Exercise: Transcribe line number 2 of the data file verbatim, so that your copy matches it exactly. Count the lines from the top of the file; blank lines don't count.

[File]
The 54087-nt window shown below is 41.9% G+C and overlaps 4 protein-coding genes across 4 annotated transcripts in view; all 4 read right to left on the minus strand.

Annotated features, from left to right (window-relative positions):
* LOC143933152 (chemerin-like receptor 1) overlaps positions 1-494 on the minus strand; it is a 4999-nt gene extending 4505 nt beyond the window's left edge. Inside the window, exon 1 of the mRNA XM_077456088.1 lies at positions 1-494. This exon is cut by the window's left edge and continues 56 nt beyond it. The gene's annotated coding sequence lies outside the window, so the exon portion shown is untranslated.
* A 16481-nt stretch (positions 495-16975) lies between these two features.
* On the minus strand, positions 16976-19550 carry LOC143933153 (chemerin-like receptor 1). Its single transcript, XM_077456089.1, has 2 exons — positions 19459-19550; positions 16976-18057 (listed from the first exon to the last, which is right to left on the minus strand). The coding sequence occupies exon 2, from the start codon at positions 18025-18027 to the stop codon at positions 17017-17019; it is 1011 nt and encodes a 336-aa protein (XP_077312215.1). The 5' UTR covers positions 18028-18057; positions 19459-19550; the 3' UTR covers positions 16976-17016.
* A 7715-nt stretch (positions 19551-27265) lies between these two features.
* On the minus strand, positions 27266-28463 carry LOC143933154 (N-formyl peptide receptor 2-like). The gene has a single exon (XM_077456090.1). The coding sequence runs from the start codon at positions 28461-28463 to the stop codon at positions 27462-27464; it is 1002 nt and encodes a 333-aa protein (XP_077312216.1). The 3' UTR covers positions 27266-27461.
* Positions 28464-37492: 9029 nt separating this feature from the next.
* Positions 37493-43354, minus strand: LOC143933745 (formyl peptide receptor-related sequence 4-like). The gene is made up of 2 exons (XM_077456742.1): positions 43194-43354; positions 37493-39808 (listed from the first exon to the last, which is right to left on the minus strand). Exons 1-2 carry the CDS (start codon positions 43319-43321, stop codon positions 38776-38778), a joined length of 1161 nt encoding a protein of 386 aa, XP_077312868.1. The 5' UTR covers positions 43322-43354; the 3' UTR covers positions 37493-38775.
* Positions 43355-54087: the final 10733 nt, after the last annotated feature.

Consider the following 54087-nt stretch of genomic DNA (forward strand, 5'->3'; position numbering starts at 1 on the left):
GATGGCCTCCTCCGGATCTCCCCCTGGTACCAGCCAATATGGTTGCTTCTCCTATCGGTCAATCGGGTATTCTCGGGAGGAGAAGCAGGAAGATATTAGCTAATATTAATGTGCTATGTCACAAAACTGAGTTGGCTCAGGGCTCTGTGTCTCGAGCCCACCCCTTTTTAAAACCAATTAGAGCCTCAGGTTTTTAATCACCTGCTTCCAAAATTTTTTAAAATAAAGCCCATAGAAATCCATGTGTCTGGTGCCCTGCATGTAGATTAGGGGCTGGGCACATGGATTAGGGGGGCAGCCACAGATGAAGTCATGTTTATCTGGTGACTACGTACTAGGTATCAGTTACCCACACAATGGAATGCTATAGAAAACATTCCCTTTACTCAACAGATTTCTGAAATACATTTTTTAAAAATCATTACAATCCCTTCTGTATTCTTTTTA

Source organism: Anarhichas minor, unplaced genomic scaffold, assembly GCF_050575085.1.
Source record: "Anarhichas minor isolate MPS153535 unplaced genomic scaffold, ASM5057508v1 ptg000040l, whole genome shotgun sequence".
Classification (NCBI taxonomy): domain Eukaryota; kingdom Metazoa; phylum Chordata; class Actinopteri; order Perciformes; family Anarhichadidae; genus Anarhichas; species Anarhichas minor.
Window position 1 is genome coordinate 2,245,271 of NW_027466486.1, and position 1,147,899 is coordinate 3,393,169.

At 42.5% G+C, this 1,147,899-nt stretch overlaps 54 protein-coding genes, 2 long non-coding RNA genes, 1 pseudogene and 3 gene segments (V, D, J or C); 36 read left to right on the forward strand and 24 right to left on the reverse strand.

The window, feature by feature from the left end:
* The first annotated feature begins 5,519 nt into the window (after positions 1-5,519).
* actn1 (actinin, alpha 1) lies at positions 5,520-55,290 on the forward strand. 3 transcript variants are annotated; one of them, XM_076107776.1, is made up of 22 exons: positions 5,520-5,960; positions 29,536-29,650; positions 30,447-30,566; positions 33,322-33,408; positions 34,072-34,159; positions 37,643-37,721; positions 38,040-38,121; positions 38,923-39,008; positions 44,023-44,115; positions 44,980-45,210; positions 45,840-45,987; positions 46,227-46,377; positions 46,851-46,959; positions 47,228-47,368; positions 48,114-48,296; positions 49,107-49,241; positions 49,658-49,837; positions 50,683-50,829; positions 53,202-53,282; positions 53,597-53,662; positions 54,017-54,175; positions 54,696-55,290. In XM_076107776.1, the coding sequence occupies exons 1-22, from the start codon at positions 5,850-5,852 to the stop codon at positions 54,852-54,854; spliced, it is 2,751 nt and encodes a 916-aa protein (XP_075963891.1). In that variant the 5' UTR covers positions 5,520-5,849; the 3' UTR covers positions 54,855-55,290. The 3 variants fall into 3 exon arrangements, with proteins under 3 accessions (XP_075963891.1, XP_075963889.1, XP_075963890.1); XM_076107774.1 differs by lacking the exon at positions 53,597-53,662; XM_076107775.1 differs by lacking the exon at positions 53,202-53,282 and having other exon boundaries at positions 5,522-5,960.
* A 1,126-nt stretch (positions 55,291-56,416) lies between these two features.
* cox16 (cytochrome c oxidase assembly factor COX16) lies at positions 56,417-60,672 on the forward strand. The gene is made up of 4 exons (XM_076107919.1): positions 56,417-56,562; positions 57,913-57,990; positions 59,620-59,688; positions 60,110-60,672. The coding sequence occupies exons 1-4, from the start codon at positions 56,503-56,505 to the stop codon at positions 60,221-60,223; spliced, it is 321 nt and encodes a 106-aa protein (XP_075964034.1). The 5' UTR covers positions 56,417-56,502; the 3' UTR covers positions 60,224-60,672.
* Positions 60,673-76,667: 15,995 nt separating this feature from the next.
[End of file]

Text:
Annotated features, from left to right (window-relative positions):